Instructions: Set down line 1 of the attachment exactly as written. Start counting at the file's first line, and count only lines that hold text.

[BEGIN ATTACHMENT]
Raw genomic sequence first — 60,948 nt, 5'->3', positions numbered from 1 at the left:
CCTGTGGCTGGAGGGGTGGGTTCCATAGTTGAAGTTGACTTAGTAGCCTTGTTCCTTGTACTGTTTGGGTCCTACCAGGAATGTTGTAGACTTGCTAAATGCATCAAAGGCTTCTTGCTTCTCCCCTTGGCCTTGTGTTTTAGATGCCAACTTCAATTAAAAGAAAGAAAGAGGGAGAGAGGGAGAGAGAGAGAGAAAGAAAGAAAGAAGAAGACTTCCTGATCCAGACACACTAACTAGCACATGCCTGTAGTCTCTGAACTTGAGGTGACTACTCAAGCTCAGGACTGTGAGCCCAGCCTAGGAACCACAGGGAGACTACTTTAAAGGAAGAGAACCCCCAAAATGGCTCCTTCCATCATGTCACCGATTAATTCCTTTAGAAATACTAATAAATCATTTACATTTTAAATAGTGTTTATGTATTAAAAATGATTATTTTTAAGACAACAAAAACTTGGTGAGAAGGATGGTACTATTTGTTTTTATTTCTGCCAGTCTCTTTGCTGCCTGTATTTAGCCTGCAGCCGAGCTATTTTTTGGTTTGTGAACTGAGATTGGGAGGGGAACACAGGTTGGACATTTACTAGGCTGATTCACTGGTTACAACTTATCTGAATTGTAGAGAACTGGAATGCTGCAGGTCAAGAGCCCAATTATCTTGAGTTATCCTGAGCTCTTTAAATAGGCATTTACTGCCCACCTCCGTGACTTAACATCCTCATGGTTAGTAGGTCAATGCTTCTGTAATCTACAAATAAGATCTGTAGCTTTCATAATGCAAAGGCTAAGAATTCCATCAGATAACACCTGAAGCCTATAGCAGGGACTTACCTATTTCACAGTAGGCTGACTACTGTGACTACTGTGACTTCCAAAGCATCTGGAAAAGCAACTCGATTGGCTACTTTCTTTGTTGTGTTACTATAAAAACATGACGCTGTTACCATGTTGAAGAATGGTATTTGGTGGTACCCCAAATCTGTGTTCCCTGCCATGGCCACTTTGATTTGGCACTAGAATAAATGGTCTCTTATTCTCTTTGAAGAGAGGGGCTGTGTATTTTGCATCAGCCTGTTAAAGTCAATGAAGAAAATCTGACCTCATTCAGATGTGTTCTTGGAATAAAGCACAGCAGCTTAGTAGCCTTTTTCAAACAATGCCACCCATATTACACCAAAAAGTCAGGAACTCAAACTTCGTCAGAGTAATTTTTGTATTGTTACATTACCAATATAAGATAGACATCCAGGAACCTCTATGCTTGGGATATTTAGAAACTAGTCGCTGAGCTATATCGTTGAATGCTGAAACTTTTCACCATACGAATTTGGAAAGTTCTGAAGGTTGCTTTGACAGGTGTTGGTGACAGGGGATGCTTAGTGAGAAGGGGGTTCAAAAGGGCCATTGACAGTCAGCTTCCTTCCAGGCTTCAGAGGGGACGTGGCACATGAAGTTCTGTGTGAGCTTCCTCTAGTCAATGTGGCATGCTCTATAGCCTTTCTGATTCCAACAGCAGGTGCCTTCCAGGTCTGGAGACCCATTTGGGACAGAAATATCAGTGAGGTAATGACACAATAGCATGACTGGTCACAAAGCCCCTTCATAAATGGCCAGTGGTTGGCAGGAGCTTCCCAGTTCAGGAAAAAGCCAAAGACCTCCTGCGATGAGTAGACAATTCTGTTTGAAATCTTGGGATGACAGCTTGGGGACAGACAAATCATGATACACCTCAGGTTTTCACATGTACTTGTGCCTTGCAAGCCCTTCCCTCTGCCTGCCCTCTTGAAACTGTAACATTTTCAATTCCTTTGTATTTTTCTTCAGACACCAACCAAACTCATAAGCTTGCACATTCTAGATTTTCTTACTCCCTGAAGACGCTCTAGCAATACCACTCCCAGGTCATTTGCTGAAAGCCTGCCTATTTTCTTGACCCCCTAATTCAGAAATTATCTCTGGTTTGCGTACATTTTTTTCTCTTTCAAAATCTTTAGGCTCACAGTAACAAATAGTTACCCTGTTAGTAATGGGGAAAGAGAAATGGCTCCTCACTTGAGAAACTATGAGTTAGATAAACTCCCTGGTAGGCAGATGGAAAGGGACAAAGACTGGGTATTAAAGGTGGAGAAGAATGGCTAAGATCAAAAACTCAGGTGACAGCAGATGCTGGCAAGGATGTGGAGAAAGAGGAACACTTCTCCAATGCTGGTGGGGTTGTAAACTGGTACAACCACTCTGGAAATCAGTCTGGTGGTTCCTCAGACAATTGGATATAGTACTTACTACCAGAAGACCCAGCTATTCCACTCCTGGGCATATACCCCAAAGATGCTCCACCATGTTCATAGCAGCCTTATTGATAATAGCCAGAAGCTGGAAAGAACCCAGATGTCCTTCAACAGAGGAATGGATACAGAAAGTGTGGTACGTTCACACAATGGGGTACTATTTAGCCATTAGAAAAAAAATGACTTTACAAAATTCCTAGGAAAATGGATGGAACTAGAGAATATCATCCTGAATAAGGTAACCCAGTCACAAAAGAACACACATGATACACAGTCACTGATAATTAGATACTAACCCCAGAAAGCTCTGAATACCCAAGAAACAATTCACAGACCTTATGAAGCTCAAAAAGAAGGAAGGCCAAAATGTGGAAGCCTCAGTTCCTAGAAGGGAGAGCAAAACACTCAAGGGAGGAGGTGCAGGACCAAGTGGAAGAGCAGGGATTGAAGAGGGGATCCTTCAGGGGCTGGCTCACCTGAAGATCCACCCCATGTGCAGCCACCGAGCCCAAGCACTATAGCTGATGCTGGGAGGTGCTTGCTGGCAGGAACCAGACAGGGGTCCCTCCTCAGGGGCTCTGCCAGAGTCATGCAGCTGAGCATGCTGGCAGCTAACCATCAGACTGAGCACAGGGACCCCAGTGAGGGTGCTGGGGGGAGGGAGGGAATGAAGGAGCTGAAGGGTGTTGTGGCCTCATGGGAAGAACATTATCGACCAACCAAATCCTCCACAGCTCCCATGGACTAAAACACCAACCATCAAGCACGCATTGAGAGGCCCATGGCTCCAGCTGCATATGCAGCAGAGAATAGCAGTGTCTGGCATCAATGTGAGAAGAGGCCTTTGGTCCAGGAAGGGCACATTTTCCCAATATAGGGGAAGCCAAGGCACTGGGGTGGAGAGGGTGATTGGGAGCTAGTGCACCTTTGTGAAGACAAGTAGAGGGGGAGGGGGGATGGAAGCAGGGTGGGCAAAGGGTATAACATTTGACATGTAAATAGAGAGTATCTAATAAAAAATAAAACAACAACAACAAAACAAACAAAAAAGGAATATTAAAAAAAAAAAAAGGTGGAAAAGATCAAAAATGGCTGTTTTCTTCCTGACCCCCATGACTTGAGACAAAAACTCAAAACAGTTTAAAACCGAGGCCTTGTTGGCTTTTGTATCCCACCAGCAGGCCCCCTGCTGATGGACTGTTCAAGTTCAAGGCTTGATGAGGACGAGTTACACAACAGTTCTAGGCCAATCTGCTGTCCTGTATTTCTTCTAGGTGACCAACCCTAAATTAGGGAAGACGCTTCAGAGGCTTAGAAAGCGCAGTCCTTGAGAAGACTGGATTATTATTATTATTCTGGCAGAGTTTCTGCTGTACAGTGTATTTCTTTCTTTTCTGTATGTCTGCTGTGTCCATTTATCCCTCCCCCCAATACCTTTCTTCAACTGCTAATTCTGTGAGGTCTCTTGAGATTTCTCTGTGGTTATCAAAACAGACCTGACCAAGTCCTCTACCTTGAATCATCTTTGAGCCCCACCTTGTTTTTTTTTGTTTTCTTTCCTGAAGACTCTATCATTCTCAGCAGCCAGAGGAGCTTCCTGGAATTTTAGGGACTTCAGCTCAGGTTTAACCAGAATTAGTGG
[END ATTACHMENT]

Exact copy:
Raw genomic sequence first — 60,948 nt, 5'->3', positions numbered from 1 at the left: